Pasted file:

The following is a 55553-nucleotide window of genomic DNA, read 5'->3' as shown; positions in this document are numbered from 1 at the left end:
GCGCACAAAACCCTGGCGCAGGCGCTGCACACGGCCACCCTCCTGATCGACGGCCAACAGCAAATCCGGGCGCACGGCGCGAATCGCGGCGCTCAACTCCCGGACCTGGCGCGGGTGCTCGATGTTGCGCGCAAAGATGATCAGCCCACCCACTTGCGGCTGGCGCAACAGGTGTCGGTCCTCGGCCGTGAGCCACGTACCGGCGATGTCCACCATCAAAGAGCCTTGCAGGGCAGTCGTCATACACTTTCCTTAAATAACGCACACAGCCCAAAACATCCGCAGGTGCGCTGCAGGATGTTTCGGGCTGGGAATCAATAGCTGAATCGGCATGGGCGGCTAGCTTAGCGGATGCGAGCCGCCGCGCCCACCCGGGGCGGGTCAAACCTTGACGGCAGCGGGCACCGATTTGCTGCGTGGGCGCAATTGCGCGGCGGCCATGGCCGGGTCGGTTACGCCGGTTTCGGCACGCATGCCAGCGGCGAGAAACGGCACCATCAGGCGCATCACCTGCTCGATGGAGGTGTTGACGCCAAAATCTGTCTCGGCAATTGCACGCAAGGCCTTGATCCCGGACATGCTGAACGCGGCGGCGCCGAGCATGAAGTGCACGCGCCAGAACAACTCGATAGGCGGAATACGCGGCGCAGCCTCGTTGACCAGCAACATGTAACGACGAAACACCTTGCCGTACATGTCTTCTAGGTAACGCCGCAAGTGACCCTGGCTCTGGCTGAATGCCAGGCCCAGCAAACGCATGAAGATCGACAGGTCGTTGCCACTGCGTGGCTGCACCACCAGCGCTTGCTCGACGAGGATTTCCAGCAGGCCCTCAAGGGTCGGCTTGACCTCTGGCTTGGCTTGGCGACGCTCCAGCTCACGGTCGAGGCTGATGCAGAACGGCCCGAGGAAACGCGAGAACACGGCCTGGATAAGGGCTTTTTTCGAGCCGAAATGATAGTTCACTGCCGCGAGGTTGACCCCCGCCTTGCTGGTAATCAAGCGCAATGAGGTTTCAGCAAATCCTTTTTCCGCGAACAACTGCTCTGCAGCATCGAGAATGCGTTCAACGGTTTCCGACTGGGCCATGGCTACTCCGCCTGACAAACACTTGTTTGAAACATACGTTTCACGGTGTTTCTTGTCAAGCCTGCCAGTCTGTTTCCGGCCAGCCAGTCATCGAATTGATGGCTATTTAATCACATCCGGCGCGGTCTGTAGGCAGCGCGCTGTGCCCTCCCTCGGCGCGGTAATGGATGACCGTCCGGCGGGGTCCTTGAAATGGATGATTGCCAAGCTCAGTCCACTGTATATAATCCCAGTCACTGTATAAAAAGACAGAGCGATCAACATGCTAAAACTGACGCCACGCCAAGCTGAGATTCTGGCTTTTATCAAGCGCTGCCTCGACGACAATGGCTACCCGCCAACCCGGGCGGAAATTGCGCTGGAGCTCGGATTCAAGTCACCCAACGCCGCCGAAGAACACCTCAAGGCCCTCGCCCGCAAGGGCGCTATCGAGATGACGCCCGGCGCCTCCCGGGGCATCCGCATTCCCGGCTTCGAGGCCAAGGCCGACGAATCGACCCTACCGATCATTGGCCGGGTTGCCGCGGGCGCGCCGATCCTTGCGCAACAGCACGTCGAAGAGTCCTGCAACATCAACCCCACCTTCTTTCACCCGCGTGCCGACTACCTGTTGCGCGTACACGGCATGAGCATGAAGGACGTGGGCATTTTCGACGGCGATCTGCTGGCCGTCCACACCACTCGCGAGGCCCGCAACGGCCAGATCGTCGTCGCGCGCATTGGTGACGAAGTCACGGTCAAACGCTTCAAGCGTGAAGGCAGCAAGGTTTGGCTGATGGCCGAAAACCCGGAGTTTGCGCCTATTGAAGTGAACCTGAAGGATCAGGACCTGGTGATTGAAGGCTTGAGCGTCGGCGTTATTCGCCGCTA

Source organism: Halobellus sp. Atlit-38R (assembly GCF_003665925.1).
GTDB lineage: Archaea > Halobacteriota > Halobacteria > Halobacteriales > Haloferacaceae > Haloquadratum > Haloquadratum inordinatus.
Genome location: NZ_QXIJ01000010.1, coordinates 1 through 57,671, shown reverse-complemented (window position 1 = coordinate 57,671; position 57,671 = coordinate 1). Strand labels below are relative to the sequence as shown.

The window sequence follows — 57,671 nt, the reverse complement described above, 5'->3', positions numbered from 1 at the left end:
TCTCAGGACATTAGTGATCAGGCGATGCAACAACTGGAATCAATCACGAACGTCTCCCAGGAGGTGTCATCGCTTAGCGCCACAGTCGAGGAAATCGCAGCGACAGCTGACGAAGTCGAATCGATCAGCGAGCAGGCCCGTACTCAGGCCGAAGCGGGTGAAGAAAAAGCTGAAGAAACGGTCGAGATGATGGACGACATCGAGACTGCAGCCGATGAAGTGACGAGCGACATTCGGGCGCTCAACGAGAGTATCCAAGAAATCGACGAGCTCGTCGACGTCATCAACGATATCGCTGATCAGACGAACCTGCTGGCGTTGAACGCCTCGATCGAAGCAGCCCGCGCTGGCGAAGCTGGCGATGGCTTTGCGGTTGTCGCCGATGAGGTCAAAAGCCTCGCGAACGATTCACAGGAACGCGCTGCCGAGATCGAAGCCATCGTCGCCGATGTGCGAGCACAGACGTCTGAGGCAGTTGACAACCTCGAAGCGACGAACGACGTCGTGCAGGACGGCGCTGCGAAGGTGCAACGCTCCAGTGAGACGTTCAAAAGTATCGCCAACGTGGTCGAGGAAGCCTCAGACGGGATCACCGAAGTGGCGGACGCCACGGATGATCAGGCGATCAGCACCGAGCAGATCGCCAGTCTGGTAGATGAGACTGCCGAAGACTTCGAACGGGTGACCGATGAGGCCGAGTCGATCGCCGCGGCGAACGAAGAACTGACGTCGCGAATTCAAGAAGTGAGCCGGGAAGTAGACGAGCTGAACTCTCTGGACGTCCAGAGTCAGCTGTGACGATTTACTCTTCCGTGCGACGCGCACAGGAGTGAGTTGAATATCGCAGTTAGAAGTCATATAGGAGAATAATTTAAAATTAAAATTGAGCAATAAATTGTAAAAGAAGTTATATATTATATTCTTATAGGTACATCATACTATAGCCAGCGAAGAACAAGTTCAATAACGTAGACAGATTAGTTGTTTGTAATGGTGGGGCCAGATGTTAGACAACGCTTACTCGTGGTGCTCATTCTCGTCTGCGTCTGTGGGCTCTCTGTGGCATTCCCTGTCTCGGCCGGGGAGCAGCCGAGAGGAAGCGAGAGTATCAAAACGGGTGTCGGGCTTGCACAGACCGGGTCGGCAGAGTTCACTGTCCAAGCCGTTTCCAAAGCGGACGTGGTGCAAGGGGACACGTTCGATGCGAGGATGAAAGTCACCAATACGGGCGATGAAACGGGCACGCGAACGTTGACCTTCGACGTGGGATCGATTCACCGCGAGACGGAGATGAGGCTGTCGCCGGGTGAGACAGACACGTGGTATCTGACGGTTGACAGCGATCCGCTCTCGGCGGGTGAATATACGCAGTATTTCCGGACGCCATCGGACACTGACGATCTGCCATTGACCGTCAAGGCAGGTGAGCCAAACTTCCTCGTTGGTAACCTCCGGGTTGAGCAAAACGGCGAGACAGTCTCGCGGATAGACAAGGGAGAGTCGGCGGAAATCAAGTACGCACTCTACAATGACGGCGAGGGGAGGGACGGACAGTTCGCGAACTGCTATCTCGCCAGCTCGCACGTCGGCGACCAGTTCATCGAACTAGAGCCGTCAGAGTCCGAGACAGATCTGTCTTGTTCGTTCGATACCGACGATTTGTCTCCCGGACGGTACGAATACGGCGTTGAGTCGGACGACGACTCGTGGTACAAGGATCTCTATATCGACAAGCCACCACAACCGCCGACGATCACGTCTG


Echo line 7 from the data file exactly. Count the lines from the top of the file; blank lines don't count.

TCTCAGGACATTAGTGATCAGGCGATGCAACAACTGGAATCAATCACGAACGTCTCCCAGGAGGTGTCATCGCTTAGCGCCACAGTCGAGGAAATCGCAGCGACAGCTGACGAAGTCGAATCGATCAGCGAGCAGGCCCGTACTCAGGCCGAAGCGGGTGAAGAAAAAGCTGAAGAAACGGTCGAGATGATGGACGACATCGAGACTGCAGCCGATGAAGTGACGAGCGACATTCGGGCGCTCAACGAGAGTATCCAAGAAATCGACGAGCTCGTCGACGTCATCAACGATATCGCTGATCAGACGAACCTGCTGGCGTTGAACGCCTCGATCGAAGCAGCCCGCGCTGGCGAAGCTGGCGATGGCTTTGCGGTTGTCGCCGATGAGGTCAAAAGCCTCGCGAACGATTCACAGGAACGCGCTGCCGAGATCGAAGCCATCGTCGCCGATGTGCGAGCACAGACGTCTGAGGCAGTTGACAACCTCGAAGCGACGAACGACGTCGTGCAGGACGGCGCTGCGAAGGTGCAACGCTCCAGTGAGACGTTCAAAAGTATCGCCAACGTGGTCGAGGAAGCCTCAGACGGGATCACCGAAGTGGCGGACGCCACGGATGATCAGGCGATCAGCACCGAGCAGATCGCCAGTCTGGTAGATGAGACTGCCGAAGACTTCGAACGGGTGACCGATGAGGCCGAGTCGATCGCCGCGGCGAACGAAGAACTGACGTCGCGAATTCAAGAAGTGAGCCGGGAAGTAGACGAGCTGAACTCTCTGGACGTCCAGAGTCAGCTGTGACGATTTACTCTTCCGTGCGACGCGCACAGGAGTGAGTTGAATATCGCAGTTAGAAGTCATATAGGAGAATAATTTAAAATTAAAATTGAGCAATAAATTGTAAAAGAAGTTATATATTATATTCTTATAGGTACATCATACTATAGCCAGCGAAGAACAAGTTCAATAACGTAGACAGATTAGTTGTTTGTAATGGTGGGGCCAGATGTTAGACAACGCTTACTCGTGGTGCTCATTCTCGTCTGCGTCTGTGGGCTCTCTGTGGCATTCCCTGTCTCGGCCGGGGAGCAGCCGAGAGGAAGCGAGAGTATCAAAACGGGTGTCGGGCTTGCACAGACCGGGTCGGCAGAGTTCACTGTCCAAGCCGTTTCCAAAGCGGACGTGGTGCAAGGGGACACGTTCGATGCGAGGATGAAAGTCACCAATACGGGCGATGAAACGGGCACGCGAACGTTGACCTTCGACGTGGGATCGATTCACCGCGAGACGGAGATGAGGCTGTCGCCGGGTGAGACAGACACGTGGTATCTGACGGTTGACAGCGATCCGCTCTCGGCGGGTGAATATACGCAGTATTTCCGGACGCCATCGGACACTGACGATCTGCCATTGACCGTCAAGGCAGGTGAGCCAAACTTCCTCGTTGGTAACCTCCGGGTTGAGCAAAACGGCGAGACAGTCTCGCGGATAGACAAGGGAGAGTCGGCGGAAATCAAGTACGCACTCTACAATGACGGCGAGGGGAGGGACGGACAGTTCGCGAACTGCTATCTCGCCAGCTCGCACGTCGGCGACCAGTTCATCGAACTAGAGCCGTCAGAGTCCGAGACAGATCTGTCTTGTTCGTTCGATACCGACGATTTGTCTCCCGGACGGTACGAATACGGCGTTGAGTCGGACGACGACTCGTGGTACAAGGATCTCTATATCGACAAGCCACCACAACCGCCGACGATCACGTCTG